Film

Donnie Darko and the Appeal of Genre Transcendence

25 February 2016

Here’s the thing: teen angst sells. Even accounting for the ageing West, 35 per cent of the world’s population is under 20 – and at least 99 per cent of them are  angsty (*1). Teens are, or certainly have been in decades past (prior to the rise of Netflix and Co.), the main class of cinemagoers. So: take a healthy helping of teen angst, add just enough science fiction to appeal to the nerdgeist, then smother the whole thing in grit and darkness, and what have you got? The perfect recipe for a cult hit.

The feature debut of writer­director Richard Kelly, Donnie Darko bombed once in 2001 and again at the theatrical release of its (albeit better lauded) director’s cut in 2004. However, when – as these things go – its DVD release began to rally a following, the film hit a turning point: it scored the midnight slot. New York’s Pioneer Theatre started Donnie Darko midnight screenings, and that was it. The film’s cult status had been affirmed.

Peer back through decades of yore and you’ll see that the cult classic and the midnight screening go – quite romantically – hand in hand. Rocky Horror found its devotees in Greenwich Village at midnight. So – in other theatres, in other cities, but always at 12 am – did Eraserhead, Night of the Living Dead and countless B movies.

Now, in what is often deemed the age of nostalgia, the midnight movie has evolved, reviving previously mainstream films and awarding them fresh cult status. At the forefront of this group is just about any title preceding the words dir. John Hughes. (I digress.)

Donnie Darko follows its eponymous character (a then ­unknown Jake Gyllenhaal), a deeply troubled boy who has more reason than most teenagers to believe himself the centre of the universe. As it happens, Donnie’s actions determine whether or not the fabric of reality collapses in on itself (it’s a whole thing). Despite its nerdcore appeal, the overarching time travel plot – complete with terrifying six­-foot bunny guide – is perhaps the least interesting part of Kelly’s film.

Instead, what Donnie Darko primarily offered midnight viewers and their more introverted DVD ­purchasing counterparts was a macabre glimpse at a richly inhabited universe. In a thirty second, one­shot, dialogue­free high school montage, Kelly manages to tell us more about several characters than some films allow in an hour. And although for most of the film Donnie is ironic and sarcastic (*2), creeping moments of genuine vulnerability — the regret on his face after calling his mother a “bitch”; his heartbreaking response of, “Ooh, I have those too!” when Gretchen (Jena Malone) mentions her father’s ‘emotional problems’, and of “I’m sorry,” to “You’re weird” — give the film emotional credibility beyond its dark premise.

Cross­universal wormholes aside, Donnie’s struggle to interact normally and connect with his family and innocent, doomed Gretchen speak more to the existential and the Absurd than to simple teen angst. Teenagers live in an almost constant state of flux; to be between the ages of thirteen and twenty is to be ‘finding oneself’. Darko takes this option away from its protagonist, and asks, instead: who am I, if the world ends right now?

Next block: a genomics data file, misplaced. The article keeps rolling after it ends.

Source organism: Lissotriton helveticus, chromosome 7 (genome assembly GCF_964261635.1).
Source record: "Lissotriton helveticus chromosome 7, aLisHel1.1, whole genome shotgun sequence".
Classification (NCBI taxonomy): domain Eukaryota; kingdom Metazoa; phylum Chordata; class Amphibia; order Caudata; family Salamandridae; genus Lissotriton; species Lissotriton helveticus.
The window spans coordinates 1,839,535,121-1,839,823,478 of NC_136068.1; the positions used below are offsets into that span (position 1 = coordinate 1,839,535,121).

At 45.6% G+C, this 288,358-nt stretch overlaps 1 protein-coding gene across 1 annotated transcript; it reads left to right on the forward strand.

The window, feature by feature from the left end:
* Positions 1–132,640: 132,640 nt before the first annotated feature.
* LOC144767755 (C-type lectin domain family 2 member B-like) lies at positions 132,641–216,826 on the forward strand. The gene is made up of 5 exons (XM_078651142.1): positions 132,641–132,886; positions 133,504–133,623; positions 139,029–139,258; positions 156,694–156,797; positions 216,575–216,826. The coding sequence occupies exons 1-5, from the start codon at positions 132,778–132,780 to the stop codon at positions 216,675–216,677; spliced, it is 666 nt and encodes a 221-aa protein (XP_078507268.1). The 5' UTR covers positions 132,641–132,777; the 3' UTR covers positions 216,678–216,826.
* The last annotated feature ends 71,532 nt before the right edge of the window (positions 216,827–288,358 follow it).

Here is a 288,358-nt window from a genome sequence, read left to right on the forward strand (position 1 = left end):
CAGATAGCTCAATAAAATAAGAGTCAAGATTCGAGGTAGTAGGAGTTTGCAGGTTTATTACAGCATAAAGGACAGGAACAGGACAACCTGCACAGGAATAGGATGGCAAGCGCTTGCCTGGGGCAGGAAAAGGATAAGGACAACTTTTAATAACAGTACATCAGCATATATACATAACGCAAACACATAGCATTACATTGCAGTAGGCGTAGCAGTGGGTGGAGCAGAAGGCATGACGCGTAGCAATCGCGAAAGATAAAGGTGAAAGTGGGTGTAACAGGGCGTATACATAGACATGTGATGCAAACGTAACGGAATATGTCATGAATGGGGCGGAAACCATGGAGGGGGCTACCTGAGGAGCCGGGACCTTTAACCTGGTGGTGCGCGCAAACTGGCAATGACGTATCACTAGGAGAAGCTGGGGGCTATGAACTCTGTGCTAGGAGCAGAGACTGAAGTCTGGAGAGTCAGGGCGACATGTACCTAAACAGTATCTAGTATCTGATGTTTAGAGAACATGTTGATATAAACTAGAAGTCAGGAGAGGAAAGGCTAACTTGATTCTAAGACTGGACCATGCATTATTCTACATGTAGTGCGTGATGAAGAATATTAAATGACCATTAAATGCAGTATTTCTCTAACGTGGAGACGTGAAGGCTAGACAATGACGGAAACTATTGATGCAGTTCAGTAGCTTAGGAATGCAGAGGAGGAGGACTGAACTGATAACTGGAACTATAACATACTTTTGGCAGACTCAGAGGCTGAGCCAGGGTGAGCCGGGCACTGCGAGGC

What are my choices?

One could call Donnie Darko a horror film, and shelving habits of DVD stores, when they still existed, might have given that categorisation credence. However, few pure horror films have room for the intricacies of character and interpersonal relationships that are somehow as potently felt through Darko’s two and a bit hours as its menacing countdown, “Twenty-­eight days, six hours, forty­-two minutes, twelve seconds”.

Where in horror tropes do we find poor Cherita “Chut up” Chen, earmuffed and teased and enamoured of Donnie, whose total of maybe five minutes’ screen time provide some of the film’s most profound insights into Donnie, the sulphuric pits of hell that are high school and into the world? (You’ll forgive me this overindulgence of phrasing; melancholic ‘Mad World’ is still muffled in my ears.) What about liberal English teacher Ms. Pomeroy (Drew Barrymore), a frustratingly liminal character, young enough to understand Donnie and Co. but too young and powerless to intervene?

Similarly powerless, the audience can only absorb the cathartic “FUCK” she hurls into the sky, and watch as she and her science teacher boyfriend try desperately, and fail, to help the ghosts of children in front of them, “Crystallised in the pain of puberty”. Darko is a supernatural film of which the primary attribute is a very human dedication to character, not any tricks of the mind or the eye.

With the perfect soundtrack to the gloomy early ­noughties teen life (remember, in the noughties, when you woke up in your pyjamas on a mountain and biked home to your worryingly nonchalant family with ‘The Killing Moon’ ringing in your ears? No? True nineties kids do) and some excellent snippets of faithful teen dialogue – “please tell me, Elizabeth, how exactly does one suck a fuck?” – it doesn’t do well to dwell on what kind of film Donnie Darko is while you’re watching it. The atmosphere is too wholly mesmeric.

Donnie Darko is not a horror film; it is not sci­fi, nor a romance or a comedy. It manages, however, to weave elements of these genres gracefully, if not seamlessly, through its two­and­a­half hours. It might be this refusal to adhere to convention that makes it difficult to exorcise the film from your psyche for weeks after viewing; it might be the brain­aching physics content. For whatever reason, it’s exactly this longevity that affords Donnie Darko its continuing claim to the Cult.

 

  1. A true fact.
  2. The Teen AngstTM wet dream.

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